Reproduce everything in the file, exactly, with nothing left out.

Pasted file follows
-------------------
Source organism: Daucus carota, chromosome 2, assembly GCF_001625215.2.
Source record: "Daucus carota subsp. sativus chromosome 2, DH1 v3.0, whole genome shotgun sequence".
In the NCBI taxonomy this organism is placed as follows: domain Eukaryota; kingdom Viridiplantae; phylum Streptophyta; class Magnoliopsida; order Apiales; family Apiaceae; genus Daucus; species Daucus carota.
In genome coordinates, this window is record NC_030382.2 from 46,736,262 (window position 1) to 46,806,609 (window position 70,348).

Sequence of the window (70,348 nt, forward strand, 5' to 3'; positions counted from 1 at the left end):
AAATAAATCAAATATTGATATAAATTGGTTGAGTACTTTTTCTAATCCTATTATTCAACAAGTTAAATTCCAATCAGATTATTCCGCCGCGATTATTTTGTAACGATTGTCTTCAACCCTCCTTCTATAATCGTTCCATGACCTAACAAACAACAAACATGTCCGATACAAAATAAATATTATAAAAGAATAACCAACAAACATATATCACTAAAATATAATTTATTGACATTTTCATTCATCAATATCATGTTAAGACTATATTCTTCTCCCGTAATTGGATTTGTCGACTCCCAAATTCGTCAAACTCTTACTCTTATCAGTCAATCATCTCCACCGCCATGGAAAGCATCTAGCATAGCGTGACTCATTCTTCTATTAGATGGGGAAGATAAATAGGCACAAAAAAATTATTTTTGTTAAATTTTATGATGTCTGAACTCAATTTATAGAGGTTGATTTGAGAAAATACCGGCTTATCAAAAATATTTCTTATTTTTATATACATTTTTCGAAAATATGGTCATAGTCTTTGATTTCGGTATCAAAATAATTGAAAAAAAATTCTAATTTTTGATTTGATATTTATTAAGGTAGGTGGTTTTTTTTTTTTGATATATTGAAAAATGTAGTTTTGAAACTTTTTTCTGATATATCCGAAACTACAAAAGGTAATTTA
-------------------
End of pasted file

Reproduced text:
Source organism: Daucus carota, chromosome 2, assembly GCF_001625215.2.
Source record: "Daucus carota subsp. sativus chromosome 2, DH1 v3.0, whole genome shotgun sequence".
In the NCBI taxonomy this organism is placed as follows: domain Eukaryota; kingdom Viridiplantae; phylum Streptophyta; class Magnoliopsida; order Apiales; family Apiaceae; genus Daucus; species Daucus carota.
In genome coordinates, this window is record NC_030382.2 from 46,736,262 (window position 1) to 46,806,609 (window position 70,348).

Sequence of the window (70,348 nt, forward strand, 5' to 3'; positions counted from 1 at the left end):
AAATAAATCAAATATTGATATAAATTGGTTGAGTACTTTTTCTAATCCTATTATTCAACAAGTTAAATTCCAATCAGATTATTCCGCCGCGATTATTTTGTAACGATTGTCTTCAACCCTCCTTCTATAATCGTTCCATGACCTAACAAACAACAAACATGTCCGATACAAAATAAATATTATAAAAGAATAACCAACAAACATATATCACTAAAATATAATTTATTGACATTTTCATTCATCAATATCATGTTAAGACTATATTCTTCTCCCGTAATTGGATTTGTCGACTCCCAAATTCGTCAAACTCTTACTCTTATCAGTCAATCATCTCCACCGCCATGGAAAGCATCTAGCATAGCGTGACTCATTCTTCTATTAGATGGGGAAGATAAATAGGCACAAAAAAATTATTTTTGTTAAATTTTATGATGTCTGAACTCAATTTATAGAGGTTGATTTGAGAAAATACCGGCTTATCAAAAATATTTCTTATTTTTATATACATTTTTCGAAAATATGGTCATAGTCTTTGATTTCGGTATCAAAATAATTGAAAAAAAATTCTAATTTTTGATTTGATATTTATTAAGGTAGGTGGTTTTTTTTTTTTGATATATTGAAAAATGTAGTTTTGAAACTTTTTTCTGATATATCCGAAACTACAAAAGGTAATTTA